Mothmen 1966 Review

Decades ago, video games were quite rudimentary. Developers’ visions were limited by the technology at hand, and certain things couldn’t be done. That was just the reality of the early years of gaming and, while things have advanced exponentially, developers still face issues today.

Although great, realistic and flashy visuals help sell triple A games, not all developers aspire to make the prettiest or most lifelike experience. Whether it’s due to a limited budget, being new to game development, or a simple choice, we still see many titles that harken back to ‘the old days’ of 8 and 16-bit experiences. Some even take things further, and get their inspiration from the days of text-based DOS adventures, with one such title being Mothmen 1966 from LCB Game Studio and publisher Chorus Worldwide.

Advertised as being the first in a planned series of ‘Pixel Pulp’ adventures, Mothmen 1966 is a unique experience in today’s interactive world. Harkening back to the 1980s, with very basic ‘home computer graphics,’ this mostly text-driven visual novel is aimed at a certain crowd. By this, I mean older gamers who grew up playing text-based titles, and those who are looking for something traditionally ‘old-school.’

Over the course of the game’s 8 or so chapters, the player ‘controls’ a few different characters. This is done by choosing what they say and decide to do from text prompts, and solving a couple of puzzles by methodically choosing which pieces to alter. There’s no cursor, no traditional player control, and little in the way of action outside of a couple of mini-game like sequences where you must choose the correct order to (try to) take out different types of enemies. Failure to do things in the correct order always leads to a character’s death and the option to retry.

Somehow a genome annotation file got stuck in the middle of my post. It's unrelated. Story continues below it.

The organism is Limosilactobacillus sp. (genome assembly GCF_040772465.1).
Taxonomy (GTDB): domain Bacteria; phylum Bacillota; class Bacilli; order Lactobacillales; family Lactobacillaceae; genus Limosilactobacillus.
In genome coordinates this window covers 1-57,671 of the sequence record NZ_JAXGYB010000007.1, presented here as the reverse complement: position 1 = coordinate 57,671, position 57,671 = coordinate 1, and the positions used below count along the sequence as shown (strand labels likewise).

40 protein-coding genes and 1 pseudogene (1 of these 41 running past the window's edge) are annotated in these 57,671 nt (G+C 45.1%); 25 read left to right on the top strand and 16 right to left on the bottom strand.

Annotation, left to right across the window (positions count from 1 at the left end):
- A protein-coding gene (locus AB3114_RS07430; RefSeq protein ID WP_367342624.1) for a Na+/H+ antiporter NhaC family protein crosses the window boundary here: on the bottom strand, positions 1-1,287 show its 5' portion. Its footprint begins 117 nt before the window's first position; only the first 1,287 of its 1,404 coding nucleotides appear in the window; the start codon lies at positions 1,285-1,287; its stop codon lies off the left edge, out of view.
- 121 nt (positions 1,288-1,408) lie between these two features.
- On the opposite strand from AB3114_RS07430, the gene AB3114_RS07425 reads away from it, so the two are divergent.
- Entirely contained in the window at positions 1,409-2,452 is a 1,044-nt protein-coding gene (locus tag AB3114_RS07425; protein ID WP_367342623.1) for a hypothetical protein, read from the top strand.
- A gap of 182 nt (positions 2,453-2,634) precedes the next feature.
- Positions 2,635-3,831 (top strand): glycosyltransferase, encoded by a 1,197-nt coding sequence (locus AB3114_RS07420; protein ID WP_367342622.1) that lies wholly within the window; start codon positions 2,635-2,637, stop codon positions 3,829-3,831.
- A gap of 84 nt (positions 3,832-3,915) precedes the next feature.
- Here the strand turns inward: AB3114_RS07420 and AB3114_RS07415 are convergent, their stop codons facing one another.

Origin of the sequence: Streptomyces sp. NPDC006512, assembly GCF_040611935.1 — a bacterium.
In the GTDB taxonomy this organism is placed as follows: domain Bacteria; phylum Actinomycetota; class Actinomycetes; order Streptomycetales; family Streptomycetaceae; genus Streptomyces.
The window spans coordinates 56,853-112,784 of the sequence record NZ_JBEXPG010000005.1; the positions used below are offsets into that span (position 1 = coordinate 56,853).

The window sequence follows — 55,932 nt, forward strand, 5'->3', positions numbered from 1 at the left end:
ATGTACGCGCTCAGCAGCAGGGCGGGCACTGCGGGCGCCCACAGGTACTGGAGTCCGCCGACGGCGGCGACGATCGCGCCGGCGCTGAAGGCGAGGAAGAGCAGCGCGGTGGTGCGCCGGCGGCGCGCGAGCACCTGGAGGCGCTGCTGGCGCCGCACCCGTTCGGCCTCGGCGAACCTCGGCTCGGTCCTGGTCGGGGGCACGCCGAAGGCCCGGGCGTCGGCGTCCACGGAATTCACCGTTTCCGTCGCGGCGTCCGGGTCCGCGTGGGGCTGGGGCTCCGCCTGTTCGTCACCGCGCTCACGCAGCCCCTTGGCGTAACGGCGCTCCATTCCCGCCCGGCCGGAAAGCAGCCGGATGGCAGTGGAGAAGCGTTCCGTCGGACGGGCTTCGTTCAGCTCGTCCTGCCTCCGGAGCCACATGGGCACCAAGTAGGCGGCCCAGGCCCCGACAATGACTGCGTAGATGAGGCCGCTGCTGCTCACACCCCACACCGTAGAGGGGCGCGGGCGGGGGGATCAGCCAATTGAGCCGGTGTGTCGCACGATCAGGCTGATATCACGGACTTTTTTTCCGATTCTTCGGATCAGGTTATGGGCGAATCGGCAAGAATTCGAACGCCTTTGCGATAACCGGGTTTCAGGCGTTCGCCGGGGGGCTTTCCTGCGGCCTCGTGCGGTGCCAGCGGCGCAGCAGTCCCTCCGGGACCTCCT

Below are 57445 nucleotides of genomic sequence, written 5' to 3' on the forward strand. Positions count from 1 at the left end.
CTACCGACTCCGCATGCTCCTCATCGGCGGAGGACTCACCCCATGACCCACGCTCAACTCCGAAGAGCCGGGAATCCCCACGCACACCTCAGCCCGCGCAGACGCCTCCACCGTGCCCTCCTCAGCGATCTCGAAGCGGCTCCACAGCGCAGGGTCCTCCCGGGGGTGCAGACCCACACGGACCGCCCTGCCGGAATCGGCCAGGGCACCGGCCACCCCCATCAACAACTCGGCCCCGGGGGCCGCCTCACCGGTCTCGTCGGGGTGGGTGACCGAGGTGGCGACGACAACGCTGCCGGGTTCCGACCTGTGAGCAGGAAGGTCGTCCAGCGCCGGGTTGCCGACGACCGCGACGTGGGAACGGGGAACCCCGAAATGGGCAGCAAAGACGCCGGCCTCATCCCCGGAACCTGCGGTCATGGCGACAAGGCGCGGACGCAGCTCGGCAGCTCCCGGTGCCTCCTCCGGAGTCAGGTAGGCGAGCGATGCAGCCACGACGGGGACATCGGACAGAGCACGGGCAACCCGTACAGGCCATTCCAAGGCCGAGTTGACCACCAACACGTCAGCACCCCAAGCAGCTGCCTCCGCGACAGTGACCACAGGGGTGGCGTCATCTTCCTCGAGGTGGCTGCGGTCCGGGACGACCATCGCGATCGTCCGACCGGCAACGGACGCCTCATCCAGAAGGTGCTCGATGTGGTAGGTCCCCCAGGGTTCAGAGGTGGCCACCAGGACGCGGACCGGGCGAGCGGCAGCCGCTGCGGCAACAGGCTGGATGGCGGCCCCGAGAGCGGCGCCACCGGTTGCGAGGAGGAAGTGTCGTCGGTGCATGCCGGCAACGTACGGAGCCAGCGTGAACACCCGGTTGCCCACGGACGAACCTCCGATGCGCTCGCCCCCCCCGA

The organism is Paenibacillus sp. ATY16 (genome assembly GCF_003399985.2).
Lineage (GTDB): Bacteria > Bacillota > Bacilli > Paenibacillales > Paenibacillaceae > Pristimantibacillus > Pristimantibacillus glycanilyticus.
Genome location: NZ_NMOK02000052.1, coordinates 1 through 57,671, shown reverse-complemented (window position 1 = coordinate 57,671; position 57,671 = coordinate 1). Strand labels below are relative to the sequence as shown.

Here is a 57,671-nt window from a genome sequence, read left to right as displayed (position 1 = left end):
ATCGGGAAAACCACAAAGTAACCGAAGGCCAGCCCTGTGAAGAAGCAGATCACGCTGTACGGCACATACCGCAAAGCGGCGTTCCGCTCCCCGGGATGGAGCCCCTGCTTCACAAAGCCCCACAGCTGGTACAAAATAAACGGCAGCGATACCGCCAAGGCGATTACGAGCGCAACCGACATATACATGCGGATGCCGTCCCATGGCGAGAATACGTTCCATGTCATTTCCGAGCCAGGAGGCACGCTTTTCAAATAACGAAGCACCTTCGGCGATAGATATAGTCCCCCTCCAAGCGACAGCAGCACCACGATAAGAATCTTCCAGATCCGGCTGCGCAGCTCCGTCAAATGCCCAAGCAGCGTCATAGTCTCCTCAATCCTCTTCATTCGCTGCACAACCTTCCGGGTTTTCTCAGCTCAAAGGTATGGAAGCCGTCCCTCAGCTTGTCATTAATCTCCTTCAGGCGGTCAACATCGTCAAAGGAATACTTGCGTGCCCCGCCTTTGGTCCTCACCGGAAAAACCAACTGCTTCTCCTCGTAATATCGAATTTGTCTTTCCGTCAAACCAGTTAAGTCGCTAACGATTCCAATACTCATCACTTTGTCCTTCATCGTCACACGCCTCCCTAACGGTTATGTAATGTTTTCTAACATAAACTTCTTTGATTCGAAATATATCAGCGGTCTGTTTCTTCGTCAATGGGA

The narrative plays out in a small rectangle above the text prompts, featuring visuals that are both campy and very, very retro. Things look, play and feel like they would’ve in the 80s, with very rudimentary pixel art being used to bring the ‘action’ sequences to slow and methodical life. Nothing about Mothmen 1966 is modern or fast.

Before we move on, I must talk about the story, which I kind of glossed over above.